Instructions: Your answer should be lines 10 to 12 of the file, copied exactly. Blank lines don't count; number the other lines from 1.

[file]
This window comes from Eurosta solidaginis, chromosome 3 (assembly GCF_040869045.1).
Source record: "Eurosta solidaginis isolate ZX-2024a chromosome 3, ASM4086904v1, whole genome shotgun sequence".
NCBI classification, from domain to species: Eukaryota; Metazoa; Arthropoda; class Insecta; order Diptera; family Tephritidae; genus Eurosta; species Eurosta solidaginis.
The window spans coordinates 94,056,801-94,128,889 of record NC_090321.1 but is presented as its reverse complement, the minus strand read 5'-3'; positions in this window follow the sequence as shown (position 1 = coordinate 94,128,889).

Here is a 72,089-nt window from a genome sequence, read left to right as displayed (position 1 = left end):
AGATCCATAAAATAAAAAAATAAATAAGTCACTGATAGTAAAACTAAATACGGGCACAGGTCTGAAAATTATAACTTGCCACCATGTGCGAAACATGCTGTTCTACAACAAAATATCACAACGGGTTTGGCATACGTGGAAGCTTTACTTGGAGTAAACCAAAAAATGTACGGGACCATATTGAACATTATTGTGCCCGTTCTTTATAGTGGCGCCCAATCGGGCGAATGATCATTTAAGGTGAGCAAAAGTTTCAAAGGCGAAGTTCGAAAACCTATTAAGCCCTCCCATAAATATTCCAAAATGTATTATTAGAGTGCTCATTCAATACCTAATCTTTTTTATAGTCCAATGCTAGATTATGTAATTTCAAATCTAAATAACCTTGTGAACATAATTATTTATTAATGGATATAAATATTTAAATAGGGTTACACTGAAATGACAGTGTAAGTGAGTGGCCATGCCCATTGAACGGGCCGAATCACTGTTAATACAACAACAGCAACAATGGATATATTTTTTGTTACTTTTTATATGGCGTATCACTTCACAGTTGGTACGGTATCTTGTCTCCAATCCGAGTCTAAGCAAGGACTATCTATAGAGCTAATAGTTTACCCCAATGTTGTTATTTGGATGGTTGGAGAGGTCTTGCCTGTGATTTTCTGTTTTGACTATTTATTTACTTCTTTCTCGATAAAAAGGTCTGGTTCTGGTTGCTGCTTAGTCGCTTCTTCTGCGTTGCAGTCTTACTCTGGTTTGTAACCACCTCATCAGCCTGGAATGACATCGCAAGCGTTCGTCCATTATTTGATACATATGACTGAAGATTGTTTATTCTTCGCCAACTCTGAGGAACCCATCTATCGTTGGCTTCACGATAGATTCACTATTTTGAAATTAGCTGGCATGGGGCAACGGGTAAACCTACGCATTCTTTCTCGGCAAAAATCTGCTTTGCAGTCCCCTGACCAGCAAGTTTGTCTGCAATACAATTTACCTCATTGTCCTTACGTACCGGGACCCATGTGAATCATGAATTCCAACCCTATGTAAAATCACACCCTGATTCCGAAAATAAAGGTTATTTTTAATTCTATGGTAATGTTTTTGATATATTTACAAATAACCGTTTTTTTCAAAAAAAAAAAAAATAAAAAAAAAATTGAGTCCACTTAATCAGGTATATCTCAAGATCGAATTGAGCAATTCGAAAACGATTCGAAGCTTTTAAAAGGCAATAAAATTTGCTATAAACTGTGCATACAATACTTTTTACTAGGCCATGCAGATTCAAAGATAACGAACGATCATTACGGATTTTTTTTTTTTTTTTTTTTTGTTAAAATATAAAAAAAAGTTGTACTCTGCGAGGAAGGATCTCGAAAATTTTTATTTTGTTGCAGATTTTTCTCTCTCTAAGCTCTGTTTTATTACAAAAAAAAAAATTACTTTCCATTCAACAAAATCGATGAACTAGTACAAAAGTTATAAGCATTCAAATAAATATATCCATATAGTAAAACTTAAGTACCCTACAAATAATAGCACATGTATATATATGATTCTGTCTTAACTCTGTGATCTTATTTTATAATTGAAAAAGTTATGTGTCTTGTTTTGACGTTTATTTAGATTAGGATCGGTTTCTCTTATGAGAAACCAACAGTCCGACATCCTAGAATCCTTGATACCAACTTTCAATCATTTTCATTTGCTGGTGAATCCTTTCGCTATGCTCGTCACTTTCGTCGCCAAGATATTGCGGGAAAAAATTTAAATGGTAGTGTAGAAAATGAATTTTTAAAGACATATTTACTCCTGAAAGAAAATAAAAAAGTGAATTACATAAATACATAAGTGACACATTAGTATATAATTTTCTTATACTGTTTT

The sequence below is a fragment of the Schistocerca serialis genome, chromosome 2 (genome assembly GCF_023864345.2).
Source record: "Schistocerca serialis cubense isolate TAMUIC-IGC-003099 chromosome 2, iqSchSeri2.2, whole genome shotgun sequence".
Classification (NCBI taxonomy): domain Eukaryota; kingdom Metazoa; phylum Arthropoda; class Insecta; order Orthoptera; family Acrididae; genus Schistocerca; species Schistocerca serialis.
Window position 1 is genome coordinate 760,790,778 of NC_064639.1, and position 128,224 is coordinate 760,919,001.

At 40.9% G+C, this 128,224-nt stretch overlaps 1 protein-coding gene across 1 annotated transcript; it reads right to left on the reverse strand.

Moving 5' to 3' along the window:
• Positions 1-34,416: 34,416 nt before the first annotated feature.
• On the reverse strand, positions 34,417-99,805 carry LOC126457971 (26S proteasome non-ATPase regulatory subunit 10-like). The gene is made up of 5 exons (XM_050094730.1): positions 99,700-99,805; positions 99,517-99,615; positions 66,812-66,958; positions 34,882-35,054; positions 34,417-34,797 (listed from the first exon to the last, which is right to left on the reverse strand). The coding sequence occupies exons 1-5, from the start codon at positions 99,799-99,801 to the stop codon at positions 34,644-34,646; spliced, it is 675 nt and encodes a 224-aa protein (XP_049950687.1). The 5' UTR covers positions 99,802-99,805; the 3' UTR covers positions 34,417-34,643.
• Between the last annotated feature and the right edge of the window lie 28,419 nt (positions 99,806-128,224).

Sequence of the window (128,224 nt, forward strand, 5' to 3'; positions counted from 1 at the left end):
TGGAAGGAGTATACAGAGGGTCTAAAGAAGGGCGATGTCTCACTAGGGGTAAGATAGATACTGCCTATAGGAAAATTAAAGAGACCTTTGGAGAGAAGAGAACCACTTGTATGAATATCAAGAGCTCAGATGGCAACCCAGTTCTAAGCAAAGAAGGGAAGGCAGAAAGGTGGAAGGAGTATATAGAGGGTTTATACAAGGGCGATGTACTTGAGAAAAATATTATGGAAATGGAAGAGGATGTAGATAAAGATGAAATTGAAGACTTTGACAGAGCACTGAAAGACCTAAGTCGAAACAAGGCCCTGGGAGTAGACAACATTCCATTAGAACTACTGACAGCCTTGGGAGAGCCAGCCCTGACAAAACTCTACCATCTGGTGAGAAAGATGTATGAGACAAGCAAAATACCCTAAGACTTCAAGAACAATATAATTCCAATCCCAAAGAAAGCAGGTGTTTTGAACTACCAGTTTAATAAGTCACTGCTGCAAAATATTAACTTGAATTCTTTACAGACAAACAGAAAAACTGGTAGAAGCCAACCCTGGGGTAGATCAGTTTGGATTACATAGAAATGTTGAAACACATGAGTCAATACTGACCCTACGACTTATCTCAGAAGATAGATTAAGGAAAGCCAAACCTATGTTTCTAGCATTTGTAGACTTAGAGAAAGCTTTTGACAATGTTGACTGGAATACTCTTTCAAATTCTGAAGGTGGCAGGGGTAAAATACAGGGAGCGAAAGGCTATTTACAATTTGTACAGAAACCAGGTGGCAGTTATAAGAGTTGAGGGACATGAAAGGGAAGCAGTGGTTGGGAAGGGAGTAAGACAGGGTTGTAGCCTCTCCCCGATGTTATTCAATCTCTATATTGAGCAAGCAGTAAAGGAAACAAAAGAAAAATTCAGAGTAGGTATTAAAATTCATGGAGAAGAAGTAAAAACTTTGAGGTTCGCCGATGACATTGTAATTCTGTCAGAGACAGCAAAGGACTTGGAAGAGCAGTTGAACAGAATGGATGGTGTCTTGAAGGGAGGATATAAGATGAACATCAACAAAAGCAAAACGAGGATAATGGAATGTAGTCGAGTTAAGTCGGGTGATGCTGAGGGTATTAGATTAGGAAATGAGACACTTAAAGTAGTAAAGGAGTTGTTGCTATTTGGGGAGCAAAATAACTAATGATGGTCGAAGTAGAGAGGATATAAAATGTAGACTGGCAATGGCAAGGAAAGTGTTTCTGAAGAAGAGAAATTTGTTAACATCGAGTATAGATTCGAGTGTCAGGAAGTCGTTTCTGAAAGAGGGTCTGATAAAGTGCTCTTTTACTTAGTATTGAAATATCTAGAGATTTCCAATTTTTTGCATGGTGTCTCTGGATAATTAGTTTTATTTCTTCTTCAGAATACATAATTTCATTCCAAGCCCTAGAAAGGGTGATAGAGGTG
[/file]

Window position 1 is genome coordinate 760,790,778 of NC_064639.1, and position 128,224 is coordinate 760,919,001.

At 40.9% G+C, this 128,224-nt stretch overlaps 1 protein-coding gene across 1 annotated transcript; it reads right to left on the reverse strand.

Moving 5' to 3' along the window: